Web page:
Scout Weekly Notes: May 3

This quick jaunt around the nation lends insight into the King James Classic plus looks at who's hot in the West and who's left in the East.

NATIONAL (Dave Telep)

The King James Shooting Stars Classic was a knock-em-down, grind-it-out 3-day war. When the dust settled on one of the spring's top events, the Georgia Stars had taken home the trophy. Al-Farouq Aminu, a Top 10 prospect, chipped in as forward Travis Leslie played the role of energizer rabbit in the 56-52 victory over the DI Greyhounds.

Aminu had his moments all tournament long but it was Leslie's tip-in to win a semifinal contest that gave the Georgians the edge they needed. On the Greyhounds sidelines Ohio State-bound stud William Buford proved worthy of his Top 15 ranking.

King of the Court's Delvon Roe, a recent Michigan State addition, did all he could to capture the elusive title but came up short. After his team survived a buzzer-beating attempt against Triple Threat, Roe emptied the tank against the Stars.

  • Emerging guard Robert Wilson out of Ohio, is headed to Wisconsin. Wilson, who looked more like a mid-level prospect a month ago than a Big Ten signee, cranked it up at the King James and wouldn't know the Badgers were ahead of the game with this emerging wing player.
  • There are two hot wing names right now: Elliott Williams and Iman Shumpert. Williams, a native of Tennessee, was the first to cook up his recruitment. At the Kingwood two weeks ago, he was the rage. Shumpert pulled a similar move as he cemented Top 50 status with a huge King James effort. Shumpert has an entire league – The Big Ten – chasing him and nationally he's about to become white-hot. Something else they share in common: both are tremendous in the classroom as well.

    WEST COAST (Greg Hicks)

    With the April evaluation period in the books, now is a good time to take a look at the players that helped themselves with their performances over the past month. In no particular order, here are some of the West Coast players who boosted their stock with strong play in the April tournaments.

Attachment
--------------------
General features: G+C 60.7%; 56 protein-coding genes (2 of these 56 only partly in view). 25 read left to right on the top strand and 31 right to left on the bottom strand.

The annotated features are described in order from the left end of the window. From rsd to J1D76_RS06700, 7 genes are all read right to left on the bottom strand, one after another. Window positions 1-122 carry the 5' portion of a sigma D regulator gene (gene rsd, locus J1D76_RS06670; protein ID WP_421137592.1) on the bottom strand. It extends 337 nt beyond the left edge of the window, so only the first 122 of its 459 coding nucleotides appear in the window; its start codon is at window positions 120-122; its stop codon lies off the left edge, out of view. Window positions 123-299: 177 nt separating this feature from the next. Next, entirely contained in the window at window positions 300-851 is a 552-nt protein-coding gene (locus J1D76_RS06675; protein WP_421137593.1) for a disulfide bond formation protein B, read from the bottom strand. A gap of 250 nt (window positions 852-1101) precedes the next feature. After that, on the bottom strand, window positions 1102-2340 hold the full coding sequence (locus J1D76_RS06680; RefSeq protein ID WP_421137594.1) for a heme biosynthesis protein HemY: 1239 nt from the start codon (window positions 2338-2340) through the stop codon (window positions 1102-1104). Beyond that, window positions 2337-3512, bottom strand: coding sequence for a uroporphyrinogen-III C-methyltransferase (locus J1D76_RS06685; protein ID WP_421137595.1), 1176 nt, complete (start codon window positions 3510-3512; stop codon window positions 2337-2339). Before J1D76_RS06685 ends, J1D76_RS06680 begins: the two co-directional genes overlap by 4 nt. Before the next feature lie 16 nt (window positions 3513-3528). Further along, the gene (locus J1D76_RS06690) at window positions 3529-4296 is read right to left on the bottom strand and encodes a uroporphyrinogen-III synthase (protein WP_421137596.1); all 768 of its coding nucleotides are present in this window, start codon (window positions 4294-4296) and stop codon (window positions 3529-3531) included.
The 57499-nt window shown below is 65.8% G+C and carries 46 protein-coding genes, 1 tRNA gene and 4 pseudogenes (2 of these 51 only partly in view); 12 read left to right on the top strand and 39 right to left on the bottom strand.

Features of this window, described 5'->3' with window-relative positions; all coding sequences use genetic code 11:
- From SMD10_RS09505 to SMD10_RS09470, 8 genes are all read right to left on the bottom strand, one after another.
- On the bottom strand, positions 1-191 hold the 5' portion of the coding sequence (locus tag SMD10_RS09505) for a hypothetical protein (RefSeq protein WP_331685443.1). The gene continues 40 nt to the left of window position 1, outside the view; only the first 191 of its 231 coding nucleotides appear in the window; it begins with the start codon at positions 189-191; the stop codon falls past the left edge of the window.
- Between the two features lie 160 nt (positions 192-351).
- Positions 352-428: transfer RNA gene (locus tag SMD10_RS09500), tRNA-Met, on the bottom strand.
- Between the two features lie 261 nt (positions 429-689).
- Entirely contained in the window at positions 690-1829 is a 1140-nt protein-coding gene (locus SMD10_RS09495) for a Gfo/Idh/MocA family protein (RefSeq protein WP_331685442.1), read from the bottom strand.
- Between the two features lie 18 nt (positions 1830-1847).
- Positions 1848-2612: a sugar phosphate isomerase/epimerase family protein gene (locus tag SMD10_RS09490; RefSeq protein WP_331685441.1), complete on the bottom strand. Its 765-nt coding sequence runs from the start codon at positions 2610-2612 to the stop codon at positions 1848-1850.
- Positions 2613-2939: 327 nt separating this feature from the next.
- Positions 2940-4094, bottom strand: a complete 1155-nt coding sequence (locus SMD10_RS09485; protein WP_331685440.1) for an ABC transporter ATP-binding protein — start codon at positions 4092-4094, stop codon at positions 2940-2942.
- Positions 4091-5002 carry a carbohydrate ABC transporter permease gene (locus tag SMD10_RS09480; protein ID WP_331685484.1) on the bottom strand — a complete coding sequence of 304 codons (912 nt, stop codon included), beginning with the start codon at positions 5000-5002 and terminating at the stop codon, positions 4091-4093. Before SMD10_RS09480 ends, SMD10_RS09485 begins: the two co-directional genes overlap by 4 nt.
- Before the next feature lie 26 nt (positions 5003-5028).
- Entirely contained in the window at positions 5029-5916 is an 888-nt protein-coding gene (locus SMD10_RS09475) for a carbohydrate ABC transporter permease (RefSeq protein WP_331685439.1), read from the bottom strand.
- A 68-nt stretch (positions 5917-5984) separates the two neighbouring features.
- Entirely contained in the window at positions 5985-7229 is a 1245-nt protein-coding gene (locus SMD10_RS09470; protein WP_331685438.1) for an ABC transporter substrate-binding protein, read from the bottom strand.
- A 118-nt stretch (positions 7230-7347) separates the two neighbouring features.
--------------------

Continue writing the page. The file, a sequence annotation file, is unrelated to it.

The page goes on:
James Rahon, 6-2 JR SG Encinitas (Calif.) Torrey Pines. Rahon made a very strong claim this past weekend for the title of Best Shooter in the West Coast Class of 2008. While he's just an average athlete, Rahon does have the ability to change gears and he can fool defenders with a nice change of pace. Rahon doesn't need much room to get his shot off as he's got a quick release. Rahon was hearing from multiple mid majors prior to this month, but look for the high majors to come calling soon.

    Jerime Anderson, 6-1 JR PG Anaheim (Calif.) Canyon. When UCLA's Ben Howland offered Anderson a scholarship last August, there were more than a few raised eyebrows among folks who really didn't understand Anderson's potential as a prospect. After a series of stellar performances by Anderson this month, let's just say the naysayers are suddenly awfully quiet. Anderson's skill level is considerable, but it's more than just skill that makes him one of the elite point guards in the country. Anderson is an underrated athlete, with big hops and better quickness than many people realize. His feel for the game is outstanding and he's a very good defender. His defense, in particular, is an asset that will get him early playing time at UCLA.

    Garrett Sim, 6-0 JR PG/SG Portland (Ore.) Sunset. Sim isn't a true one, but he's got the ball skills and feel for the game to play the one. He's got a live body and he might not yet be physically mature. A quick, compact stroke from three is a weapon for Sim, but he can also make plays off the bounce. Like Rahon, he's another guard prospect that was getting a lot of mid major attention, but will now get hit by the high majors.